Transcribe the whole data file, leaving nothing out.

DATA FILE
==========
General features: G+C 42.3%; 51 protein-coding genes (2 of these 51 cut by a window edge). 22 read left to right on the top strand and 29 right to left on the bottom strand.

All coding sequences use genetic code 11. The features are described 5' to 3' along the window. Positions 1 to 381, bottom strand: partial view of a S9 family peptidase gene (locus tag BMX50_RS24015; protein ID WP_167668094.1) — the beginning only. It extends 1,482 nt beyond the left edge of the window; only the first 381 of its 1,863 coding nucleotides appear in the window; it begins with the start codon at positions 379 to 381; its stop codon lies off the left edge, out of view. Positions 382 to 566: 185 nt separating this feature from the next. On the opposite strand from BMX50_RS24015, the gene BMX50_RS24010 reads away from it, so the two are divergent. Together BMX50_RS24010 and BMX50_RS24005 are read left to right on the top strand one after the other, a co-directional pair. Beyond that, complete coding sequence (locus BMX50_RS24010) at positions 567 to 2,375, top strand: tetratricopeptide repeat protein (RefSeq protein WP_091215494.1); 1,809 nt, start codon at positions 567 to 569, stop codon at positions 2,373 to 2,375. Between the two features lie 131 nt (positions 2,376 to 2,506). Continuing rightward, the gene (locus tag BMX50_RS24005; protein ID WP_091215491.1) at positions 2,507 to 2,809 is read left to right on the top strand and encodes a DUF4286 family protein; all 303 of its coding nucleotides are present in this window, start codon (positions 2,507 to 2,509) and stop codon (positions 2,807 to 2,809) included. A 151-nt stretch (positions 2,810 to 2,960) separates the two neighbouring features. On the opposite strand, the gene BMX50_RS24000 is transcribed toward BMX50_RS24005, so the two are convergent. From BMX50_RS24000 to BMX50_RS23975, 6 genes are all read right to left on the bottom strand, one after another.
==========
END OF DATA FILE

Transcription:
General features: G+C 42.3%; 51 protein-coding genes (2 of these 51 cut by a window edge). 22 read left to right on the top strand and 29 right to left on the bottom strand.

All coding sequences use genetic code 11. The features are described 5' to 3' along the window. Positions 1 to 381, bottom strand: partial view of a S9 family peptidase gene (locus tag BMX50_RS24015; protein ID WP_167668094.1) — the beginning only. It extends 1,482 nt beyond the left edge of the window; only the first 381 of its 1,863 coding nucleotides appear in the window; it begins with the start codon at positions 379 to 381; its stop codon lies off the left edge, out of view. Positions 382 to 566: 185 nt separating this feature from the next. On the opposite strand from BMX50_RS24015, the gene BMX50_RS24010 reads away from it, so the two are divergent. Together BMX50_RS24010 and BMX50_RS24005 are read left to right on the top strand one after the other, a co-directional pair. Beyond that, complete coding sequence (locus BMX50_RS24010) at positions 567 to 2,375, top strand: tetratricopeptide repeat protein (RefSeq protein WP_091215494.1); 1,809 nt, start codon at positions 567 to 569, stop codon at positions 2,373 to 2,375. Between the two features lie 131 nt (positions 2,376 to 2,506). Continuing rightward, the gene (locus tag BMX50_RS24005; protein ID WP_091215491.1) at positions 2,507 to 2,809 is read left to right on the top strand and encodes a DUF4286 family protein; all 303 of its coding nucleotides are present in this window, start codon (positions 2,507 to 2,509) and stop codon (positions 2,807 to 2,809) included. A 151-nt stretch (positions 2,810 to 2,960) separates the two neighbouring features. On the opposite strand, the gene BMX50_RS24000 is transcribed toward BMX50_RS24005, so the two are convergent. From BMX50_RS24000 to BMX50_RS23975, 6 genes are all read right to left on the bottom strand, one after another.